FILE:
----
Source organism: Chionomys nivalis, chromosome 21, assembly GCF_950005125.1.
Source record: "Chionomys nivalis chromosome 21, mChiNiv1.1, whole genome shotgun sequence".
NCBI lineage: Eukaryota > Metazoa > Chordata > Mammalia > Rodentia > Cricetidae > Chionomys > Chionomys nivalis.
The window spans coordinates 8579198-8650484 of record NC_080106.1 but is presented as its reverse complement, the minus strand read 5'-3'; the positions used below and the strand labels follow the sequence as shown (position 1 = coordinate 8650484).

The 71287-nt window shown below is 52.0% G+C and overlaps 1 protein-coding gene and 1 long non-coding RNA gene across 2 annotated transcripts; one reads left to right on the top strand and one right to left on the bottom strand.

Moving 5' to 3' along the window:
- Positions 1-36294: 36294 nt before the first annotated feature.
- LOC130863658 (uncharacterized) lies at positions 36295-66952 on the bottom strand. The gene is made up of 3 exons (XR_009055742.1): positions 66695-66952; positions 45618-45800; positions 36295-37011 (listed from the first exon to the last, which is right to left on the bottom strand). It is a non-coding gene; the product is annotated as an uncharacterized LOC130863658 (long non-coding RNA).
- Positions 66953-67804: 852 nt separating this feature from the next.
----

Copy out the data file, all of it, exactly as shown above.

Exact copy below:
Source organism: Chionomys nivalis, chromosome 21, assembly GCF_950005125.1.
Source record: "Chionomys nivalis chromosome 21, mChiNiv1.1, whole genome shotgun sequence".
NCBI lineage: Eukaryota > Metazoa > Chordata > Mammalia > Rodentia > Cricetidae > Chionomys > Chionomys nivalis.
The window spans coordinates 8579198-8650484 of record NC_080106.1 but is presented as its reverse complement, the minus strand read 5'-3'; the positions used below and the strand labels follow the sequence as shown (position 1 = coordinate 8650484).

The 71287-nt window shown below is 52.0% G+C and overlaps 1 protein-coding gene and 1 long non-coding RNA gene across 2 annotated transcripts; one reads left to right on the top strand and one right to left on the bottom strand.

Moving 5' to 3' along the window:
- Positions 1-36294: 36294 nt before the first annotated feature.
- LOC130863658 (uncharacterized) lies at positions 36295-66952 on the bottom strand. The gene is made up of 3 exons (XR_009055742.1): positions 66695-66952; positions 45618-45800; positions 36295-37011 (listed from the first exon to the last, which is right to left on the bottom strand). It is a non-coding gene; the product is annotated as an uncharacterized LOC130863658 (long non-coding RNA).
- Positions 66953-67804: 852 nt separating this feature from the next.